UCSD Researchers Involved in Risky Eye Study on Babies in China

by on July 29, 2019 · 0 comments

in Health, San Diego

No, this baby was not involved in the study, but was on Pixabay.

by Jill Castellano & Brad Racino / inewsource / July 25, 2019

Twenty-one researchers from the University of California San Diego were involved in a study performed on babies in China that has been called unethical, risky and misleading. Experts say the experiment likely would not have passed an ethics review in the United States.

The experiment was a new surgical treatment for infants with cataracts and involved an eye incision in the hopes that the lens would regrow and work properly.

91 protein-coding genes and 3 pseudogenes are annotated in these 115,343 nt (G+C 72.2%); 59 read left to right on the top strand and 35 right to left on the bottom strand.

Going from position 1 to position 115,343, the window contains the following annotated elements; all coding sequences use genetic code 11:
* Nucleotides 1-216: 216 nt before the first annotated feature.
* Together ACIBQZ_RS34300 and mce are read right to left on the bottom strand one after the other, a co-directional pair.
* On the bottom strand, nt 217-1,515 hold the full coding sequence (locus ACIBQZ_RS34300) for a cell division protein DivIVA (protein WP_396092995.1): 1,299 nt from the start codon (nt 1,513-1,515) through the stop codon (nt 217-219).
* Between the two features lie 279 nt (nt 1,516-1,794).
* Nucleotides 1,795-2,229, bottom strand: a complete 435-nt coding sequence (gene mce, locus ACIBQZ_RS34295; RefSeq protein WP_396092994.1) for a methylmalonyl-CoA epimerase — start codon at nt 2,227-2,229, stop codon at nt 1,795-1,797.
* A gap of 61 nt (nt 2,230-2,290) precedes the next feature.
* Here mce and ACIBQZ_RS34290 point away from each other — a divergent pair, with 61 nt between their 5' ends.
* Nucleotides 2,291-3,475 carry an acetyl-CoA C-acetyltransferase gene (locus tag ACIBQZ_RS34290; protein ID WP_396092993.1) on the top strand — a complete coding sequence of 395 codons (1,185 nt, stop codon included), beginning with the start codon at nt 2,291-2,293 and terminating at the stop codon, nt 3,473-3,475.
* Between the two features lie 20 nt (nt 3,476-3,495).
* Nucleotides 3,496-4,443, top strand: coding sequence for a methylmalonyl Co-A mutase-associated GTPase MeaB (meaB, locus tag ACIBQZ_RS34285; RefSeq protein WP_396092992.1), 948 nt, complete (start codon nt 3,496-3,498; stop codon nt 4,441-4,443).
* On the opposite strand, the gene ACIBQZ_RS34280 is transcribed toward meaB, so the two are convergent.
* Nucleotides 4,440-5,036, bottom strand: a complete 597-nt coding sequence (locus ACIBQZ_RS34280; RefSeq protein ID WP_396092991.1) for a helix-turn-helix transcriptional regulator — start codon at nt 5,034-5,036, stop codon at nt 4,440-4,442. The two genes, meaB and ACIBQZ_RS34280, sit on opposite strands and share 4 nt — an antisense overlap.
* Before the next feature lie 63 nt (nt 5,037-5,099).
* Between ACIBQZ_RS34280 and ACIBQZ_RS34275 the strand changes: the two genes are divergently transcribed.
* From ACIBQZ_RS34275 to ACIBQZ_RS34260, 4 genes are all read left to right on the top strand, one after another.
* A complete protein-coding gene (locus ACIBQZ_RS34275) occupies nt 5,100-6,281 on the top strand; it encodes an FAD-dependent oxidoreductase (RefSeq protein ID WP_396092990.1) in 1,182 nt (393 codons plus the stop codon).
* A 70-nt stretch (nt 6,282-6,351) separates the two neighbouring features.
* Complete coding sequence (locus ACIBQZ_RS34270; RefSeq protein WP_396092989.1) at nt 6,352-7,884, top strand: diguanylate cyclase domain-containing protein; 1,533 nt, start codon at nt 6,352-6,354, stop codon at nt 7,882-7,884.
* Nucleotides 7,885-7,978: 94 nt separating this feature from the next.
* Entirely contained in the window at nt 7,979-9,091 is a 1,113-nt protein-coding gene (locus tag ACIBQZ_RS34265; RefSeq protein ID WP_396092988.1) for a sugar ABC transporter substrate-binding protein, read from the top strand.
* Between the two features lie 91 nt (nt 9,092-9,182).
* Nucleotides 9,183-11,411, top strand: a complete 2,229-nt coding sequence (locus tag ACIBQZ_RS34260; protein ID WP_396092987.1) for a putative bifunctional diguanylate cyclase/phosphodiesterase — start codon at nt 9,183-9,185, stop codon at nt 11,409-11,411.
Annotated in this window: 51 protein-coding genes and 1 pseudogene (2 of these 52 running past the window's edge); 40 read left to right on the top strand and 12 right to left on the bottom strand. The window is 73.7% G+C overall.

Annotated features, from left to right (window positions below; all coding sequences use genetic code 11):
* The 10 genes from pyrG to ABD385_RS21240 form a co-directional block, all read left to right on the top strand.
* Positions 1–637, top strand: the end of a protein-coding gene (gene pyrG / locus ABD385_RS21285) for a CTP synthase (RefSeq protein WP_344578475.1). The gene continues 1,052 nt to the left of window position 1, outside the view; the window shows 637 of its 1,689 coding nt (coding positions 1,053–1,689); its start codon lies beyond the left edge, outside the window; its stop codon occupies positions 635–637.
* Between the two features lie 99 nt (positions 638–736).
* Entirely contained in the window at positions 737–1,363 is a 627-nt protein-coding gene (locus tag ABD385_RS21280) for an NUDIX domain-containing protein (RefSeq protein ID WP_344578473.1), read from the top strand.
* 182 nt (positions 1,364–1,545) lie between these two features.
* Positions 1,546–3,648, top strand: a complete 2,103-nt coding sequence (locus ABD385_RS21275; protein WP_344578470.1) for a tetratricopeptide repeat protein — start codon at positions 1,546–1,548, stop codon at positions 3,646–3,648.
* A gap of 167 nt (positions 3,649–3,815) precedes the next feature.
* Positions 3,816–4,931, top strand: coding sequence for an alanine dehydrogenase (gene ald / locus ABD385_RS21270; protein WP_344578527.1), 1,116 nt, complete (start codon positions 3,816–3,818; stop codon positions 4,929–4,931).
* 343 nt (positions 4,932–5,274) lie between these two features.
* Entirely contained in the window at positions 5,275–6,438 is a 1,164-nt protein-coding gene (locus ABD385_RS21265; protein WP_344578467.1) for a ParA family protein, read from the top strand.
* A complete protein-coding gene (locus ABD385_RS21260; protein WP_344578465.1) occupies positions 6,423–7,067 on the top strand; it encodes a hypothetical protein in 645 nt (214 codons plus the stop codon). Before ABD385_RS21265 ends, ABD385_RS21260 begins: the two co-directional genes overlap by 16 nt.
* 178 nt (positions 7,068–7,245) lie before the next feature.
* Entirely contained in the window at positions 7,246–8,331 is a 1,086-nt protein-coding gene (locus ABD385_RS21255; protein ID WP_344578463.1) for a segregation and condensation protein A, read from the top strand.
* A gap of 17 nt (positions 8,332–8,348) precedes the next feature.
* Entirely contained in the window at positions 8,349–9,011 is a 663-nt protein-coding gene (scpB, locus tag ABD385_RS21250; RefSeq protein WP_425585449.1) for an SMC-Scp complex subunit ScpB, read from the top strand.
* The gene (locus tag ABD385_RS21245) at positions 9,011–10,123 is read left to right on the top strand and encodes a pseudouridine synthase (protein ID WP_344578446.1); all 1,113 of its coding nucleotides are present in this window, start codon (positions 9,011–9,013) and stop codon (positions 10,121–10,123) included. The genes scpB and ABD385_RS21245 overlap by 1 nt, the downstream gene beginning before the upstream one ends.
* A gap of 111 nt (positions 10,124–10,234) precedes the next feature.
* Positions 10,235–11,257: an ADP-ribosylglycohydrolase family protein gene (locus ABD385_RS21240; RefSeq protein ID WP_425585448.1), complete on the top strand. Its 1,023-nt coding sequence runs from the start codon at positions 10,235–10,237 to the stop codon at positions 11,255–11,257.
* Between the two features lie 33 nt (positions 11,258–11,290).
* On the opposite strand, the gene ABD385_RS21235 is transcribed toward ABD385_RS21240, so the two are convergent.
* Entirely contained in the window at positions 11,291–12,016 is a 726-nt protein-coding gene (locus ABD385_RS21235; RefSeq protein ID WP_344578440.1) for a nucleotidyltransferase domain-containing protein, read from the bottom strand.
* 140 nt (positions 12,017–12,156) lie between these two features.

Dr. Kang Zhang, the former UCSD chief of eye genetics who resigned this month, helped design the study. The results of the research were published three years ago in Nature, one of the premier scientific journals in the world.

Since then, 26 eye doctors from around the globe have decried the study in two open letters to Nature, and three of the physicians explained their concerns to inewsource.

One of the most troubling offenses, they said, is that the surgeries were tested on infants in both of their eyes, rather than just one. That means if the experiment went wrong, the researchers could have caused the babies to lose their vision. And despite the researchers’ claims that the new surgeries were a success, these eye doctors say the results were no better than treatments already in existence.

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